Thursday, December 23, 2004
Labels: computer hardware
Monday, December 13, 2004
Home from New Zealand
Sunday allowed me to repack my many purchases, and prepare for the trip home, while also enjoying a barbeque with the staff of Wintec. Monday morning we drove into Auckland, my fifth major city in New Zealand in five days. After the last of my shopping experiences on the main street in the Central Business District (CBD), I spent the rest of the afternoon with the staff at Unitec followed by a quick trip up One-Tree Hill, the highest spot in Auckland, to take in the magnificent 360 degree view. Then away to the airport for my flight home to LAX and Seattle.
Many thanks to Elizabeth Harnell-Young, Janette Ellis and the rest of the team in Melbourne for a well planned conference. I am very grateful to Stephen Harlow for making the trip to New Zealand happen, and his masterful job as tour guide and host. And finally, thanks to Chris Jager, International Representative to the ISTE Board, for her arranging the meeting in Auckland, as well as the brief tour up the hill for that magnificent view. I am so looking forward to coming back, and spending more time “down under” both in Australia and New Zealand. The people were so warm and engaged with both my ideas on portfolios as well as my work on digital storytelling. “I will be back.”
Tuesday, December 07, 2004
ePortfolio Australia conference
I am so impressed with the Australians. They really get it! This conference is smaller than the EuroPortfolio conference, but there is a lot of energy. Many people understood what I meant about assessment for learning (as contrasted with assessment of learning). It was also fun to have people walk up to me and say, "I have your CD and this is what I've done!" I feel more and more like Johnny Appleseed, planting seeds and watching them grow. Also, I made contact with someone who is working with a consultant in the Seattle area and may organize another ePortfolio conference for teachers in Australia in August or September. I hope I can come back when it is springtime here!
I chose to visit the Fraynework digital storytelling center just a few blocks from the conference location which was at the University of Melbourne. I never knew this non-profit organization existed, but they have been doing digital media production for the last nine years, Established by the Sisters of Mercy, this organization has about 20 employees doing web, multimedia and video production for CD, DVD and the WWW. As I watched their "Lore of the Land" CD on Australian Aboriginal people's relationship to their land, I felt like I could have been watching Alaska Native people who have the same worldview.
As the director of the center talked the opening presentation on the second day, she talked about the purpose of portfolios to be both for personal as well as social transformation. While social transformation hasn't been central to my vision, I can see the power of helping tell the stories of those whose voice is rarely heard. I was very impressed with her emphasis on social transformation.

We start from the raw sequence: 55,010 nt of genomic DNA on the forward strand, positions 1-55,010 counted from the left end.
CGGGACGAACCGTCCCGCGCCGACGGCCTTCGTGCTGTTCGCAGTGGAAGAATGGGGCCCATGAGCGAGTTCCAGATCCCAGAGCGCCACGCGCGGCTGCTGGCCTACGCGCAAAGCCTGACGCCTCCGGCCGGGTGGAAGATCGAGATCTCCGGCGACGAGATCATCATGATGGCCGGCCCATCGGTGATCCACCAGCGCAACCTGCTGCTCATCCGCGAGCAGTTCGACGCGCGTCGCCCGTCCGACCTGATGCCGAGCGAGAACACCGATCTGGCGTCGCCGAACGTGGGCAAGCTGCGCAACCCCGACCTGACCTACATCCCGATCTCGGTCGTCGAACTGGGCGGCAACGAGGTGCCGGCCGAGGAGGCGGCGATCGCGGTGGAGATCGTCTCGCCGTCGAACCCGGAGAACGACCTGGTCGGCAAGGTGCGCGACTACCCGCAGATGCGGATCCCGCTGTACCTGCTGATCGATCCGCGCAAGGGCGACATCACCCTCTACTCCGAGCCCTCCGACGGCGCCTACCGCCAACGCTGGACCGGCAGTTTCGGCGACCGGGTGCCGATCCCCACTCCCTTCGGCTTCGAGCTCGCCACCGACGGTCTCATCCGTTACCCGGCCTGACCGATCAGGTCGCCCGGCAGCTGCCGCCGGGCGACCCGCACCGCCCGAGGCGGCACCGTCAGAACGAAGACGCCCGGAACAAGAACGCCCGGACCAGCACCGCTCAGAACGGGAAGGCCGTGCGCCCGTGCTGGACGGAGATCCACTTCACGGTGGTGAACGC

There is so much going on here in Australia that links electronic portfolios and digital storytelling. Access to the Internet is another issue. There is no wireless available to conference participants, although I can go upstairs and get enough connectivity to download my e-mail. I only have full wireless connectivity in my hotel room at A$5 for 15 minutes at a time. I am finding that restriction reduces my communication, but it is not as much of a problem as not having my computer. I can prepare items to e-mail or upload to my website, and wait for the few minutes when I can be fully connected, But it forces me to be organized for those few minutes online! It also makes my replies very short!
Friday, December 03, 2004
This week Merriam-Webster Inc, the company responsible for producing that venerable dictionary announced its top 10 "words of the year" list, with the immensely popular "blog" taking the number one place. The company compiles the list each year by taking the most researched words on its various Web sites...
Our discussion focused on how to make the portfolio more than another assignment, to engage the learners in a more intrinsically motivating process and to see the relevance of their portfolios in the profession that they are preparing to enter. I further emphasized the "life skills" approach to using multimedia and web-based forms of communication in this century. But I also realized that I was talking to a small group that was at the cutting edge of portfolios at this institution. We have a long way to go to make the portfolio process accepted in the mainstream of formal higher education. But as we discussed, these activities are happening all around us, that if higher education doesn't start using some of these strategies, it will become more irrelevant to young learners in a digital age.
I am so impressed with the interest in digital storytelling here in Australia, with the Australian Center for the Moving Image (ACMI), Fraynework digital storytelling, and Once Upon a Time digital storytelling all here in Melbourne.
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